This project aims to develop an integrated system for storage of electricity from renewable energy and export the stored energy as hydrogen within hydrogenated carbon-based material.
How the project works
A novel ‘proton flow reactor’ system for producing hydrogenated carbon(C)-based powder for bulk export will be developed. This reactor will use electricity from renewables to split water and charge a stream of C-particles with the protons produced. The stream of particles will flow through a negatively charged electrode to neutralise the protons as they are stored. Solid hydrogenated C-powder for storage and transport will then be generated. At the destination, the C-powder will be passed through an identical reactor operating in ‘fuel-cell’ mode to re-generate electricity.
Area of innovation
This system will be a novel and scaled-up form of RMIT’s innovative proton battery − a reversible PEM fuel cell that reversibly stores protons in its solid electrode without forming hydrogen gas. The technical feasibility of a proton battery with an activated carbon electrode has recently been proven by the RMIT team. The proton flow reactor concept to be developed in this project has not so far been articulated publicly anywhere in the world. This reactor, and the C-powder for storage of atomic hydrogen, will both involve considerable technical innovation.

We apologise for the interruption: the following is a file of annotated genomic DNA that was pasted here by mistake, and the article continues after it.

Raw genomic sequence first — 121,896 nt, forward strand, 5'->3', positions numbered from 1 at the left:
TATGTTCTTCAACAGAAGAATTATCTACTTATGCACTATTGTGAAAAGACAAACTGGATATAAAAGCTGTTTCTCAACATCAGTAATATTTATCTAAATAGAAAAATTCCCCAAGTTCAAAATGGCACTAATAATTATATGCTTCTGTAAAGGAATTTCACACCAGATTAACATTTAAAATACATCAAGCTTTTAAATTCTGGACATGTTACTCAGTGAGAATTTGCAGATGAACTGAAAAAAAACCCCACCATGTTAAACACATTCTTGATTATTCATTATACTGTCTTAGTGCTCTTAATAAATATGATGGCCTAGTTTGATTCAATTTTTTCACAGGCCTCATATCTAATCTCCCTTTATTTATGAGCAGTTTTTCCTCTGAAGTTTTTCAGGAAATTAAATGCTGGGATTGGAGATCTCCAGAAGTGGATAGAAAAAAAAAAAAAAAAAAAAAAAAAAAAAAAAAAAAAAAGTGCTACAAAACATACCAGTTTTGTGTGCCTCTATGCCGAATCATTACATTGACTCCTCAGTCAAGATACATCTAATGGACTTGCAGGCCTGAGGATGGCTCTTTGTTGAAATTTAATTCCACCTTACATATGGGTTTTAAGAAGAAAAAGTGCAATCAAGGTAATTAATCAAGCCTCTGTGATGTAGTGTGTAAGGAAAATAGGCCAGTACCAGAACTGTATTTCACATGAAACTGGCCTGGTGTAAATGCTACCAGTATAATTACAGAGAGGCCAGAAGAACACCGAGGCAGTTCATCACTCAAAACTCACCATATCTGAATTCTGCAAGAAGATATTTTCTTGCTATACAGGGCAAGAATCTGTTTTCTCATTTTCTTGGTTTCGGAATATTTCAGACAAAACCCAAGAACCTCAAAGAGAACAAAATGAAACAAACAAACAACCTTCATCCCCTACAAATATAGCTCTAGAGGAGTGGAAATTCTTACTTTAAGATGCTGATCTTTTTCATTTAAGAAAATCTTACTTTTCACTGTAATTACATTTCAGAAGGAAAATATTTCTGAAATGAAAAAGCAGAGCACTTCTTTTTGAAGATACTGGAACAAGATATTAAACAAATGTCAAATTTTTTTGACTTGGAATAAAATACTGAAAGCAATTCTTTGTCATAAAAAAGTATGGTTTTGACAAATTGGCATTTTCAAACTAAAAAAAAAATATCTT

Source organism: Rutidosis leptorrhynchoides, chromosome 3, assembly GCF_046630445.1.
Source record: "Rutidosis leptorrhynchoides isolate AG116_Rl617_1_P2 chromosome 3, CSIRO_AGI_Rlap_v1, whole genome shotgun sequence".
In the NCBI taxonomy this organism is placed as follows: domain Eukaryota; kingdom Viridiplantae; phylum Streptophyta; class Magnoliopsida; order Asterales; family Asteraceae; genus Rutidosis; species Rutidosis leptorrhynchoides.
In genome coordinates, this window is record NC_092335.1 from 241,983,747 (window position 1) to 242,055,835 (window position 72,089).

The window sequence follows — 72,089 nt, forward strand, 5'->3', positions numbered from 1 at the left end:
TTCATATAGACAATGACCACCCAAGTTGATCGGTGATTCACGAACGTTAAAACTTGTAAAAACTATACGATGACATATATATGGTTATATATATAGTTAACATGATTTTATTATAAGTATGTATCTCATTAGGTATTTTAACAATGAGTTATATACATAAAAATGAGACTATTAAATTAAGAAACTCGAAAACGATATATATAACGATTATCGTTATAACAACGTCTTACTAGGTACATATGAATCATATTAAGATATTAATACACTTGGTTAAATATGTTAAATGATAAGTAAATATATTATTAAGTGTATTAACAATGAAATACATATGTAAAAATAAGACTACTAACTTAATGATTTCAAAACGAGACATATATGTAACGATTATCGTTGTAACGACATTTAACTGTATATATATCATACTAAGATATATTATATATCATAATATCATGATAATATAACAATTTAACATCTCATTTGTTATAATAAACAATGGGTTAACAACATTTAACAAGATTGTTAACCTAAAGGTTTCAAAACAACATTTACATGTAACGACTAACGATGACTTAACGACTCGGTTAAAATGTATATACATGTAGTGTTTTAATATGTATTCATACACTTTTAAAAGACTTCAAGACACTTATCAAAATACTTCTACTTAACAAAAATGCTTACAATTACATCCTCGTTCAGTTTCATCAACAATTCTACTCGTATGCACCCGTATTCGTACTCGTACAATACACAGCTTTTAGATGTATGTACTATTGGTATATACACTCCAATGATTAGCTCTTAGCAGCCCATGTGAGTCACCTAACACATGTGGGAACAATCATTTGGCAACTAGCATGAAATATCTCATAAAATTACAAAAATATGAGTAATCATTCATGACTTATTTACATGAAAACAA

This system offers a zero-emission and environmentally-benign solution to production of exportable hydrogenated material from renewable energy and abundant carbon primary sources for conversion to electricity overseas. It may also store intermittent renewable energy on electricity grids at various scales. Potential energy densities are competitive with 700 bar compressed hydrogen gas, while avoiding the high cost and parasitic energy of the latter. The project will create the opportunity for patenting a proton flow reactor system, to attract industry partners for scale-up and commercialisation.
In recent weeks, the buzz around the potential for hydrogen to unlock opportunities to export renewable energy to the world has gone from a light murmur to a loud hum.Read more